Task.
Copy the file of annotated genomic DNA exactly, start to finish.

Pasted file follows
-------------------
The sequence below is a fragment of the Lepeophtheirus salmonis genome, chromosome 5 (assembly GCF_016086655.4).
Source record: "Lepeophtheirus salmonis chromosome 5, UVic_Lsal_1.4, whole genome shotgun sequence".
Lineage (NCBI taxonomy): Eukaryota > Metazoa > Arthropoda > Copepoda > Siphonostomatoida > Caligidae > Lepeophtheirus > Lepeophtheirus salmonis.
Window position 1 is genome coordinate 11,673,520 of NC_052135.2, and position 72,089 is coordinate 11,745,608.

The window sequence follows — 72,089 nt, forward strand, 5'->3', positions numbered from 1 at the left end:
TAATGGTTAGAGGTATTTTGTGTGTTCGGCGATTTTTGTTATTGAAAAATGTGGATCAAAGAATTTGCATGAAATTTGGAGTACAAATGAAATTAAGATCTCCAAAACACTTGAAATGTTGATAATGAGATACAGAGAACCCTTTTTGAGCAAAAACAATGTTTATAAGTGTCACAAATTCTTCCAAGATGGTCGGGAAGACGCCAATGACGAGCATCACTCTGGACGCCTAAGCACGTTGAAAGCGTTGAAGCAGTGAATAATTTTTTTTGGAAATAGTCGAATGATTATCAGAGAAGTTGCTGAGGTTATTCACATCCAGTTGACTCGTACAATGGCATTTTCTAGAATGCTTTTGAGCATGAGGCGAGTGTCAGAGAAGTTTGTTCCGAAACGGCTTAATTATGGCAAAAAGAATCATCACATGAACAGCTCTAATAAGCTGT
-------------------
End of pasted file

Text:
The sequence below is a fragment of the Lepeophtheirus salmonis genome, chromosome 5 (assembly GCF_016086655.4).
Source record: "Lepeophtheirus salmonis chromosome 5, UVic_Lsal_1.4, whole genome shotgun sequence".
Lineage (NCBI taxonomy): Eukaryota > Metazoa > Arthropoda > Copepoda > Siphonostomatoida > Caligidae > Lepeophtheirus > Lepeophtheirus salmonis.
Window position 1 is genome coordinate 11,673,520 of NC_052135.2, and position 72,089 is coordinate 11,745,608.

The window sequence follows — 72,089 nt, forward strand, 5'->3', positions numbered from 1 at the left end:
TAATGGTTAGAGGTATTTTGTGTGTTCGGCGATTTTTGTTATTGAAAAATGTGGATCAAAGAATTTGCATGAAATTTGGAGTACAAATGAAATTAAGATCTCCAAAACACTTGAAATGTTGATAATGAGATACAGAGAACCCTTTTTGAGCAAAAACAATGTTTATAAGTGTCACAAATTCTTCCAAGATGGTCGGGAAGACGCCAATGACGAGCATCACTCTGGACGCCTAAGCACGTTGAAAGCGTTGAAGCAGTGAATAATTTTTTTTGGAAATAGTCGAATGATTATCAGAGAAGTTGCTGAGGTTATTCACATCCAGTTGACTCGTACAATGGCATTTTCTAGAATGCTTTTGAGCATGAGGCGAGTGTCAGAGAAGTTTGTTCCGAAACGGCTTAATTATGGCAAAAAGAATCATCACATGAACAGCTCTAATAAGCTGT